The search for missing Malaysian Airlines flight MH370 has begun on a scale unprecedented in aviation history.
On Saturday, Malaysia’s National Transportation Safety Bureau (NTSB) said its ships have located 370 objects that could be debris from the missing plane.
More than 400 aircraft and ships have been involved in the search, with a massive search effort now underway for the plane, which vanished on March 8 with 239 people on board.
There is a strong possibility that debris from MH370 will be found, said Malaysia’s Deputy Transport Minister Datuk Seri Hishammuddin Hussein.
“We are working to find the pieces of the aircraft.
We will try our best to find them,” he said.
The search area was widened on Saturday to include a section of the Indian Ocean, a stretch of the Pacific Ocean, the South China Sea, and a region off the coast of the Australian state of New South Wales.
The NTSB said that it had found more than 200 objects, including a metal pipe and a piece of metal from the fuselage.
It said its planes were able to locate objects about 400 kilometres (250 miles) south of the proposed search area and within 10,000 kilometres (6,400 miles) of the area where the aircraft would have disappeared.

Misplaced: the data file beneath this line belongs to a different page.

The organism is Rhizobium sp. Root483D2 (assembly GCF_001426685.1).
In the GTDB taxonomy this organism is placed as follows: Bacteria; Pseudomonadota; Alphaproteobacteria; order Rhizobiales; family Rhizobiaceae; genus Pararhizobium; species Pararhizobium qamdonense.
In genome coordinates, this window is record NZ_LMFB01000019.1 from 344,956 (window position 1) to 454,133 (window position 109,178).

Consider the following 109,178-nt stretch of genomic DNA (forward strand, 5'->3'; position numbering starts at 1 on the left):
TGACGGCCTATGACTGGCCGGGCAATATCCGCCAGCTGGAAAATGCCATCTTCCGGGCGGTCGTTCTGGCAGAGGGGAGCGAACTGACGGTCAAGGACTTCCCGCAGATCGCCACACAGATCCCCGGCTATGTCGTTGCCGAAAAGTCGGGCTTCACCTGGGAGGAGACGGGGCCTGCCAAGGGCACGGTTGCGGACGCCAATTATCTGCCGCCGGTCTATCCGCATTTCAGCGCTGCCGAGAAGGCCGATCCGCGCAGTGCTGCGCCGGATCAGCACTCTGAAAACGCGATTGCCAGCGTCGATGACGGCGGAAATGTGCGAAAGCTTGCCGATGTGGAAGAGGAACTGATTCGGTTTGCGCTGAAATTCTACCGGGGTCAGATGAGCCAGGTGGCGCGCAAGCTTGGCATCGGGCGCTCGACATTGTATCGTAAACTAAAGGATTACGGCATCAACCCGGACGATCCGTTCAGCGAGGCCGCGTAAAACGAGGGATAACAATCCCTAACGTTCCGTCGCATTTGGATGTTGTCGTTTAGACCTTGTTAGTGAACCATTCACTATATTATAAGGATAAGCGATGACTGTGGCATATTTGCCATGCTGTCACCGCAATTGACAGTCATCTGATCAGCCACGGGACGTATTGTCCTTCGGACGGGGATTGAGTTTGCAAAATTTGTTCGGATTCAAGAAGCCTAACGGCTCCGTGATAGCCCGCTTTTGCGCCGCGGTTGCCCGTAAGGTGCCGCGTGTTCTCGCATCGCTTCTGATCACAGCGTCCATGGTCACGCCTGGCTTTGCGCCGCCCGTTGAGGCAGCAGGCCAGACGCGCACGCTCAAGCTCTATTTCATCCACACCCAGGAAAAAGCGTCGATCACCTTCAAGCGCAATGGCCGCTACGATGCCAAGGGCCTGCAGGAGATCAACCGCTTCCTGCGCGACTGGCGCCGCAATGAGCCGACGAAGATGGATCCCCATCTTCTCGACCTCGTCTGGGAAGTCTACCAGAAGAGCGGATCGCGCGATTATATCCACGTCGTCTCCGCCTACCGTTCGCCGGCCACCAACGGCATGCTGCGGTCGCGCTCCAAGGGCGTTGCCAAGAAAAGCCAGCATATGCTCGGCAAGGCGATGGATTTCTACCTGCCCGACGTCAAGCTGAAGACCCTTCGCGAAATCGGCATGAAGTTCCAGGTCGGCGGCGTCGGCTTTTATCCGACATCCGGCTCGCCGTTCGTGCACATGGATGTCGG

The plane disappeared without a trace from radar screens on March 7 and 239 people were on board, including two Australians.
Investigators say the plane could have been carrying 239 people.
“The search for debris and bodies is continuing,” the NTSb said.
“At this stage, there is a good chance that we will find some pieces of debris from this plane, or pieces of bodies, from the plane.”
Some pieces of wreckage will be retrieved.
“The search operation has so far cost more than $5.7 billion, with the aircraft and wreckage estimated to be worth about $4.4 billion.